"Prisoners in Our Own Home": NKY Legislators Join Rally in Frankfort
Hundreds gathered in Frankfort on Saturday afternoon outside the Capitol to protest the stay-at-home orders deployed to slow the spread of COVID-19, the illness caused by the novel coronavirus which has caused a global pandemic, and similar measures across the country and world.
The sea of people included protest signs calling for the impeachment of Governor Andy Beshear, and that read "No King but Jesus", and that criticized abortion rights. A sea of flags also was also peppered across the crowd, celebrating America, Israel, the Confederacy, and the state.
Among the speakers at the Kentucky Freedom Rally, organized by pastor Lee Watts, were Northern Kentucky Republican lawmakers Savannah Maddox and John Schickel.
"Let me tell you about the proper role of government. We work for you, not the other way around," said Maddox, a state representative from Dry Ridge, whose district includes all of Grant County as well as part of Kenton. "It is the appropriate role of government to provide you with the accurate information you need about this situation, but never to use the force of government to make you become prisoners in your own home."
The crowd cheered through Maddox's remarks in which she also talked about a failed floor amendment that she proposed before the General Assembly adjourned its 60-day session, which would have, she said, offered checks and balances in the state government if a governor's executive order is deemed to be unconstitutional.
Maddox, who is serving her first term in the House, said that she would file a piece of similar legislation in 2021.
Courier-Journal reporter Joe Sonka tweeted throughout the rally and shared photos like these:
Reading off some CDC guidelines, King mentions keeping distance from each other, says “we’re doing a good job of that.” pic.twitter.com/7UOiTXXybO— Joe Sonka #StayHome (@joesonka) May 2, 2020
The freshman lawmaker was also part of a vocal protest last month that took place during one of Beshear's daily televised public briefings about the COVID-19 situation in the state in which anti-quarantine shouts could be heard in the broadcasts.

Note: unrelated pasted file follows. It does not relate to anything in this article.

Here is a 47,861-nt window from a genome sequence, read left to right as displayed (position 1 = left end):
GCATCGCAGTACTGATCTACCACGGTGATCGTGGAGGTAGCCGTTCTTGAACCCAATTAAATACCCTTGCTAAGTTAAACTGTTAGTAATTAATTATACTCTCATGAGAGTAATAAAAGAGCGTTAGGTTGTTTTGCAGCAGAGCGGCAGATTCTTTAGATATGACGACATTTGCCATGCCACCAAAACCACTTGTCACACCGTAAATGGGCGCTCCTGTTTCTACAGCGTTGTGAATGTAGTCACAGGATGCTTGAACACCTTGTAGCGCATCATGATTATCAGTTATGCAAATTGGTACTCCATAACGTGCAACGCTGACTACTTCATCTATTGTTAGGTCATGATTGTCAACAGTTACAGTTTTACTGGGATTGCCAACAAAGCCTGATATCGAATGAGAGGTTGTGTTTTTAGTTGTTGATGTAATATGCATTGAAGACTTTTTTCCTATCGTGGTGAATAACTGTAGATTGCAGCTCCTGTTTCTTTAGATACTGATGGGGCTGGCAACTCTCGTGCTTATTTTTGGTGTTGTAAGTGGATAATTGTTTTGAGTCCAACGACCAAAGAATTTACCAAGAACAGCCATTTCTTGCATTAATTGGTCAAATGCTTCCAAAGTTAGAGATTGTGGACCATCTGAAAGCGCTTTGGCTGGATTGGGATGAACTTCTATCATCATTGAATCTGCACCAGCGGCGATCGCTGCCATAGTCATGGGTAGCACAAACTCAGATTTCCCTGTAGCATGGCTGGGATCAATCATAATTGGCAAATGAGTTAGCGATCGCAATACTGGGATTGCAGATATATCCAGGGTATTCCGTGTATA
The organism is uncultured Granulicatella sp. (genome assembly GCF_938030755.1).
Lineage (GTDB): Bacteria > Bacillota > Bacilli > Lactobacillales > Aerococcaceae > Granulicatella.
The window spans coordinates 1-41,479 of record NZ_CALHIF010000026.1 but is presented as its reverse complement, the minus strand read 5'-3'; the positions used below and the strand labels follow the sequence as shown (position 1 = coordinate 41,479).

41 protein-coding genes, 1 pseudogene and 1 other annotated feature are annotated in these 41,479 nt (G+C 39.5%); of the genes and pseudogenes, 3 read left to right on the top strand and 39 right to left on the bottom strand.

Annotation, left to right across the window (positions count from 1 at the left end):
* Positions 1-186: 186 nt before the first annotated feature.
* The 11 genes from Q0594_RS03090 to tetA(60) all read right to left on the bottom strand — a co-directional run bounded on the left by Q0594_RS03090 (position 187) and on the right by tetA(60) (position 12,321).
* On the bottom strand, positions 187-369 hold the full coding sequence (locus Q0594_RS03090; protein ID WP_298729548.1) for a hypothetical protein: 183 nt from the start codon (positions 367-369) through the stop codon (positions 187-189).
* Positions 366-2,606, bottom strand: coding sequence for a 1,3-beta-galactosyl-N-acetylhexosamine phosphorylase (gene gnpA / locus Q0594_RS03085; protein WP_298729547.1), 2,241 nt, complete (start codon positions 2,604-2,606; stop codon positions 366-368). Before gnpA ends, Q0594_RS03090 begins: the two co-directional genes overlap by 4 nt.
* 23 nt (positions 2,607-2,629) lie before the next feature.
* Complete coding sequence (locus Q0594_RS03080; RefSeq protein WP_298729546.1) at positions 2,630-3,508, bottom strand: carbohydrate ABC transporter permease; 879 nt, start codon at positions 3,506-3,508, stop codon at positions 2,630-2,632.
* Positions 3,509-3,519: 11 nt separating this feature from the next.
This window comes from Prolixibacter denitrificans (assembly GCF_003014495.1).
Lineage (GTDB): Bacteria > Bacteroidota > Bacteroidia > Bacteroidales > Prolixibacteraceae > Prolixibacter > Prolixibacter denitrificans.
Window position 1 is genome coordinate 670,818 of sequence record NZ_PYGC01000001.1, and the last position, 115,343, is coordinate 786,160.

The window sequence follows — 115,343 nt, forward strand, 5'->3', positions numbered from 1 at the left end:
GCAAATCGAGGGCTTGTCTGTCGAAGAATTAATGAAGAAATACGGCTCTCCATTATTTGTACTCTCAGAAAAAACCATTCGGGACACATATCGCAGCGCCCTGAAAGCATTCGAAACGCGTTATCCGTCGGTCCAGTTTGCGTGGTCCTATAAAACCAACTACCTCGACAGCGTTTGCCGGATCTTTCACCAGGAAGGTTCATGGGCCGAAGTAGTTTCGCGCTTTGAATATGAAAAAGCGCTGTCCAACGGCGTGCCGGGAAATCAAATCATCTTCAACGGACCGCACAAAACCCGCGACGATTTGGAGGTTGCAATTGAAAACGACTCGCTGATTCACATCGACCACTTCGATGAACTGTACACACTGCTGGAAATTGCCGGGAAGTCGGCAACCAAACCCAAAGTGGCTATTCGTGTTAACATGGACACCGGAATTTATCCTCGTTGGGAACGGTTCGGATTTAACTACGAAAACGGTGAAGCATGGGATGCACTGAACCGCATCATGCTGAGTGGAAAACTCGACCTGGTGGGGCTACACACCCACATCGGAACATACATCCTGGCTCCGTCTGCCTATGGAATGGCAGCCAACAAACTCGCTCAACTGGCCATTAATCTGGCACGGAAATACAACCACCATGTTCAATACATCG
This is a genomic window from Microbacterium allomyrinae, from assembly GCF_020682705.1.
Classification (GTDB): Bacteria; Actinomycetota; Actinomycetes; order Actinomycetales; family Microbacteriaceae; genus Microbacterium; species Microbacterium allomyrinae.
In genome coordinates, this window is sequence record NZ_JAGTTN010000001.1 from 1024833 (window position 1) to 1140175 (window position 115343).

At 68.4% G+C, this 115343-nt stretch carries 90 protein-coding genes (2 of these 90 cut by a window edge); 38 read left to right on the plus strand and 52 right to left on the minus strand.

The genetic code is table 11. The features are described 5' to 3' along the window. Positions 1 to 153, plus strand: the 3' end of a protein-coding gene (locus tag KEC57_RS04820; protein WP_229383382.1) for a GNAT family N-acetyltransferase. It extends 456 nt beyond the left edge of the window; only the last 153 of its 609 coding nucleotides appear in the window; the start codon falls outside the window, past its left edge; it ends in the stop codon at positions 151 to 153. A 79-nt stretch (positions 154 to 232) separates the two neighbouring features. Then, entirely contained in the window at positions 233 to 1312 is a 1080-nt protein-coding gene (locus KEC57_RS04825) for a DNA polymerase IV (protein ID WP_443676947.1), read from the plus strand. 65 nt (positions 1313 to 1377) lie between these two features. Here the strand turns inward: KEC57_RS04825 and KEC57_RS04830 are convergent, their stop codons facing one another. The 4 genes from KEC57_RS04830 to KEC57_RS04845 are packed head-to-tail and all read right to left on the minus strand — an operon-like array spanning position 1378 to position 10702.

"There were voices of Kentuckians being heard during the governor's press conference," Maddox remembered in her remarks. "He may not be here and he may not be hearing you in this moment, but he is going to hear about what you have to say, I can promise you."
Maddox noted that the next day, Beshear began to talk about possible plans for reopening the state's mostly shuttered economy. "So, this is working," she said.
Meanwhile, Rep. Maddox said that she hears from hundreds of Kentuckians every day about their struggles of earning income, and how difficult it has been to receive unemployment benefits. "They are afraid, they are angry, they are desperate," she said. "They don't know how they're going to pay their bills and put food down on the table for their family. That is wrong.
"We have been kept from providing for ourselves."
Maddox also suggested that health care workers are being laid off and that hospitals are not full. That prompted a few scattered shouts of "hoax!" from members of the crowd. Early worries about the pandemic that prompted the stay-at-home orders included that hospitals could be overwhelmed by a spike in patients, particularly those needing to be placed on ventilators to handle the respiratory virus. Other procedures at hospitals, like elective surgeries, were also put on hold to make way for any potential increase in COVID-19 patients.
Maddox also criticized the barring of in-person worship services at churches, which have been allowed to continue only drive-in or virtual services. "We have been banned from worshiping the Lord, we can't go to church," she said. "You can go to Walmart if you want. Anybody been to a Walmart parking lot lately? You can go to any variety of places, including liquor stores but you can't go to church. But you can get an abortion."
The state representative also took exception to a suggestion that as the economy starts to reopen, people will have to wear masks in public until a vaccine is developed and pushed to market. "Nobody is ever gonna force me to get a vaccine," she said.
There were very few masks visible among attendees, and the crowd was not practicing the social-distancing protocol of remaining at least six feet away from each other.
Senator Schickel, a Republican from Union who represents Boone County, said in his remarks that, "We'll do what's reasonable for public health but we will never ever surrender our constitutional rights in the name of safety."
He also called it a national sin that abortions are allowed in the country but it doesn't cause the kind of furor or worry that COVID-19 has.
"Government officials keep getting their paychecks but the small business owners who are practically starving receive nothing," Schickel said. "They are on their last breath. They need our help, they need the governor's help. Let's help them."
As of Friday, the number of confirmed COVID-19 cases in Kentucky was 4,879. 248 people have died in the state.
547 of those confirmed cases have been counted in the four-county region that makes up the Northern Kentucky Health Department. 42 additional cases were reported on Friday. 34 people have died in this region.
-Michael Monks, editor & publisher (Note: This event was watched by RCN via a Facebook Live video. No RCN reporter or photographer was present in Frankfort.)